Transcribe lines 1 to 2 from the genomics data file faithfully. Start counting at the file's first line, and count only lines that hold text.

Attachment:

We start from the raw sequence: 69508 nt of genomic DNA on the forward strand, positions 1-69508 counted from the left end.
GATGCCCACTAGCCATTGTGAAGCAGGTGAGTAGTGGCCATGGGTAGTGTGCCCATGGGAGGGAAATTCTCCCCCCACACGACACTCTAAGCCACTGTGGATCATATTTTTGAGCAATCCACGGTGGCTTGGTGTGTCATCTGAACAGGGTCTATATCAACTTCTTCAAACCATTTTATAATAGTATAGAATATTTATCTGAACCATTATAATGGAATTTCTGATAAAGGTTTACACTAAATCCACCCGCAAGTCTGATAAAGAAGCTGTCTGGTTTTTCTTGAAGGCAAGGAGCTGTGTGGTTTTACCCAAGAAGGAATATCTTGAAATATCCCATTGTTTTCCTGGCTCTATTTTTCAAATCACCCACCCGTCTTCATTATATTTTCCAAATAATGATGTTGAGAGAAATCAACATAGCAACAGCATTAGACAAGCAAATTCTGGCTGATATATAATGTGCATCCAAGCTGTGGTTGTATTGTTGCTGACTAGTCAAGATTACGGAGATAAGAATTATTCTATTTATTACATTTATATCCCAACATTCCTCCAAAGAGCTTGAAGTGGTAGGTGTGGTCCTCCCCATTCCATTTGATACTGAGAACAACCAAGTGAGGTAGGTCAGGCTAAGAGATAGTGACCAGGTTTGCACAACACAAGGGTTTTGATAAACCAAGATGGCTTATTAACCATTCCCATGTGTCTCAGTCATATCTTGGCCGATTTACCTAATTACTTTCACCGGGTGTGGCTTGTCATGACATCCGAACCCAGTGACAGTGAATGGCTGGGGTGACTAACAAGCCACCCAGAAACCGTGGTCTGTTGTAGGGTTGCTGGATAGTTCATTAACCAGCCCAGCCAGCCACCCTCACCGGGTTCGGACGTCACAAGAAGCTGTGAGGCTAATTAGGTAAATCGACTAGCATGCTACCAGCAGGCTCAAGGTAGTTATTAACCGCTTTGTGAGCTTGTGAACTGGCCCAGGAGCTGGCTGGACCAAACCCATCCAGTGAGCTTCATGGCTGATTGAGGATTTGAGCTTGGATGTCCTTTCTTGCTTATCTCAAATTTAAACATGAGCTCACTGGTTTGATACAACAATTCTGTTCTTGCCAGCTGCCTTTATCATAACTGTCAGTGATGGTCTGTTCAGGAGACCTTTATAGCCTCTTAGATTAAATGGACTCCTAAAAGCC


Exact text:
We start from the raw sequence: 69508 nt of genomic DNA on the forward strand, positions 1-69508 counted from the left end.
GATGCCCACTAGCCATTGTGAAGCAGGTGAGTAGTGGCCATGGGTAGTGTGCCCATGGGAGGGAAATTCTCCCCCCACACGACACTCTAAGCCACTGTGGATCATATTTTTGAGCAATCCACGGTGGCTTGGTGTGTCATCTGAACAGGGTCTATATCAACTTCTTCAAACCATTTTATAATAGTATAGAATATTTATCTGAACCATTATAATGGAATTTCTGATAAAGGTTTACACTAAATCCACCCGCAAGTCTGATAAAGAAGCTGTCTGGTTTTTCTTGAAGGCAAGGAGCTGTGTGGTTTTACCCAAGAAGGAATATCTTGAAATATCCCATTGTTTTCCTGGCTCTATTTTTCAAATCACCCACCCGTCTTCATTATATTTTCCAAATAATGATGTTGAGAGAAATCAACATAGCAACAGCATTAGACAAGCAAATTCTGGCTGATATATAATGTGCATCCAAGCTGTGGTTGTATTGTTGCTGACTAGTCAAGATTACGGAGATAAGAATTATTCTATTTATTACATTTATATCCCAACATTCCTCCAAAGAGCTTGAAGTGGTAGGTGTGGTCCTCCCCATTCCATTTGATACTGAGAACAACCAAGTGAGGTAGGTCAGGCTAAGAGATAGTGACCAGGTTTGCACAACACAAGGGTTTTGATAAACCAAGATGGCTTATTAACCATTCCCATGTGTCTCAGTCATATCTTGGCCGATTTACCTAATTACTTTCACCGGGTGTGGCTTGTCATGACATCCGAACCCAGTGACAGTGAATGGCTGGGGTGACTAACAAGCCACCCAGAAACCGTGGTCTGTTGTAGGGTTGCTGGATAGTTCATTAACCAGCCCAGCCAGCCACCCTCACCGGGTTCGGACGTCACAAGAAGCTGTGAGGCTAATTAGGTAAATCGACTAGCATGCTACCAGCAGGCTCAAGGTAGTTATTAACCGCTTTGTGAGCTTGTGAACTGGCCCAGGAGCTGGCTGGACCAAACCCATCCAGTGAGCTTCATGGCTGATTGAGGATTTGAGCTTGGATGTCCTTTCTTGCTTATCTCAAATTTAAACATGAGCTCACTGGTTTGATACAACAATTCTGTTCTTGCCAGCTGCCTTTATCATAACTGTCAGTGATGGTCTGTTCAGGAGACCTTTATAGCCTCTTAGATTAAATGGACTCCTAAAAGCC